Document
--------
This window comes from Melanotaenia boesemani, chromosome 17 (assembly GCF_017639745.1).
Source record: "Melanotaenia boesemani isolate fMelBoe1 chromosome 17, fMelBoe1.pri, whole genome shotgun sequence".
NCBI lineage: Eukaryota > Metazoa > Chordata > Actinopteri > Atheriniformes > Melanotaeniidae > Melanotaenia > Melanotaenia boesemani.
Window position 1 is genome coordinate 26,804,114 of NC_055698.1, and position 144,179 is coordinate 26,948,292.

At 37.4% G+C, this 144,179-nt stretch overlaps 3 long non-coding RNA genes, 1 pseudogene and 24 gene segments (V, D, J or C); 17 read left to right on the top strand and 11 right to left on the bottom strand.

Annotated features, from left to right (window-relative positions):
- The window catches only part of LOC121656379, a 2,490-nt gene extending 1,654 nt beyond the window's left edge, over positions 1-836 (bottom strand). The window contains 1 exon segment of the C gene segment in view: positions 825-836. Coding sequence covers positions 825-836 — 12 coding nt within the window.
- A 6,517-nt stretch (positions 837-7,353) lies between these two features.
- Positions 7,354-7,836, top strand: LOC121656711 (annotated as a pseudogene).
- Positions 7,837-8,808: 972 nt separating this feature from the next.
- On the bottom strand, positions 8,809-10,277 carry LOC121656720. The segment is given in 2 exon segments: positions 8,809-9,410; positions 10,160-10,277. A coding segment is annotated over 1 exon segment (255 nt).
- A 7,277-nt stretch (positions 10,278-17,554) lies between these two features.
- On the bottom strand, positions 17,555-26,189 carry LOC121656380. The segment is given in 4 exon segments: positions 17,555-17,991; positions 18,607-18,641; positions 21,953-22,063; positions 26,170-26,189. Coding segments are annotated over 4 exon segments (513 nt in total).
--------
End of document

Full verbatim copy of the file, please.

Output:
This window comes from Melanotaenia boesemani, chromosome 17 (assembly GCF_017639745.1).
Source record: "Melanotaenia boesemani isolate fMelBoe1 chromosome 17, fMelBoe1.pri, whole genome shotgun sequence".
NCBI lineage: Eukaryota > Metazoa > Chordata > Actinopteri > Atheriniformes > Melanotaeniidae > Melanotaenia > Melanotaenia boesemani.
Window position 1 is genome coordinate 26,804,114 of NC_055698.1, and position 144,179 is coordinate 26,948,292.

At 37.4% G+C, this 144,179-nt stretch overlaps 3 long non-coding RNA genes, 1 pseudogene and 24 gene segments (V, D, J or C); 17 read left to right on the top strand and 11 right to left on the bottom strand.

Annotated features, from left to right (window-relative positions):
- The window catches only part of LOC121656379, a 2,490-nt gene extending 1,654 nt beyond the window's left edge, over positions 1-836 (bottom strand). The window contains 1 exon segment of the C gene segment in view: positions 825-836. Coding sequence covers positions 825-836 — 12 coding nt within the window.
- A 6,517-nt stretch (positions 837-7,353) lies between these two features.
- Positions 7,354-7,836, top strand: LOC121656711 (annotated as a pseudogene).
- Positions 7,837-8,808: 972 nt separating this feature from the next.
- On the bottom strand, positions 8,809-10,277 carry LOC121656720. The segment is given in 2 exon segments: positions 8,809-9,410; positions 10,160-10,277. A coding segment is annotated over 1 exon segment (255 nt).
- A 7,277-nt stretch (positions 10,278-17,554) lies between these two features.
- On the bottom strand, positions 17,555-26,189 carry LOC121656380. The segment is given in 4 exon segments: positions 17,555-17,991; positions 18,607-18,641; positions 21,953-22,063; positions 26,170-26,189. Coding segments are annotated over 4 exon segments (513 nt in total).